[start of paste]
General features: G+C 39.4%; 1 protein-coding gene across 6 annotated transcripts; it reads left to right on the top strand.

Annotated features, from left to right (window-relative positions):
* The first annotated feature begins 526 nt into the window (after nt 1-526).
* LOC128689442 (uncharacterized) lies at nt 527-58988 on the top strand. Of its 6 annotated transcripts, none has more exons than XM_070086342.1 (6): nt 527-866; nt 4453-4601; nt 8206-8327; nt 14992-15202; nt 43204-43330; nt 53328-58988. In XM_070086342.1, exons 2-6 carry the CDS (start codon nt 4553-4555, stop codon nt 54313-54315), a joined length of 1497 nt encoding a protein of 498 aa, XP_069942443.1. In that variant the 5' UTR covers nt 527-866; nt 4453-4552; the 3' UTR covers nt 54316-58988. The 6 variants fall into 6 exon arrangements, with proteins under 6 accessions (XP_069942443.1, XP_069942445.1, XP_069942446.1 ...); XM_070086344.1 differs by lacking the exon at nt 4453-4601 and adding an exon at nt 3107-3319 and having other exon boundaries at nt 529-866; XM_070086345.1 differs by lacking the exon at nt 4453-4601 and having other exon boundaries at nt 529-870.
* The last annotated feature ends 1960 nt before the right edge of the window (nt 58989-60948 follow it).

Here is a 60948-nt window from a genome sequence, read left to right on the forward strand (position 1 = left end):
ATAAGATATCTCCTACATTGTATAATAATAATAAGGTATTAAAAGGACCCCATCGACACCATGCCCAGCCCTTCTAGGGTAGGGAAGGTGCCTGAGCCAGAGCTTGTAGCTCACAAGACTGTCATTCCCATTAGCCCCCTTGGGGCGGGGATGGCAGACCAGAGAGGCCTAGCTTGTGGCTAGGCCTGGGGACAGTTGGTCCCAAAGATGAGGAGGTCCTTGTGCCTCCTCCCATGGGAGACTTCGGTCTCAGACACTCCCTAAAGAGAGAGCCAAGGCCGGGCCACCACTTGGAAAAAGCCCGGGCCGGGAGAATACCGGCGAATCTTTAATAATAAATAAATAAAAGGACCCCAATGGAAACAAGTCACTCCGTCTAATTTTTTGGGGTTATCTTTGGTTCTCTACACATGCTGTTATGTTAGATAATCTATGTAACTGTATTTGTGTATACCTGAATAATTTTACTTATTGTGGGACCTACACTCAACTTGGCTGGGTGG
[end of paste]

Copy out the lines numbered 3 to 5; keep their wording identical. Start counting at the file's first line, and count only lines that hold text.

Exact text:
* The first annotated feature begins 526 nt into the window (after nt 1-526).
* LOC128689442 (uncharacterized) lies at nt 527-58988 on the top strand. Of its 6 annotated transcripts, none has more exons than XM_070086342.1 (6): nt 527-866; nt 4453-4601; nt 8206-8327; nt 14992-15202; nt 43204-43330; nt 53328-58988. In XM_070086342.1, exons 2-6 carry the CDS (start codon nt 4553-4555, stop codon nt 54313-54315), a joined length of 1497 nt encoding a protein of 498 aa, XP_069942443.1. In that variant the 5' UTR covers nt 527-866; nt 4453-4552; the 3' UTR covers nt 54316-58988. The 6 variants fall into 6 exon arrangements, with proteins under 6 accessions (XP_069942443.1, XP_069942445.1, XP_069942446.1 ...); XM_070086344.1 differs by lacking the exon at nt 4453-4601 and adding an exon at nt 3107-3319 and having other exon boundaries at nt 529-866; XM_070086345.1 differs by lacking the exon at nt 4453-4601 and having other exon boundaries at nt 529-870.
* The last annotated feature ends 1960 nt before the right edge of the window (nt 58989-60948 follow it).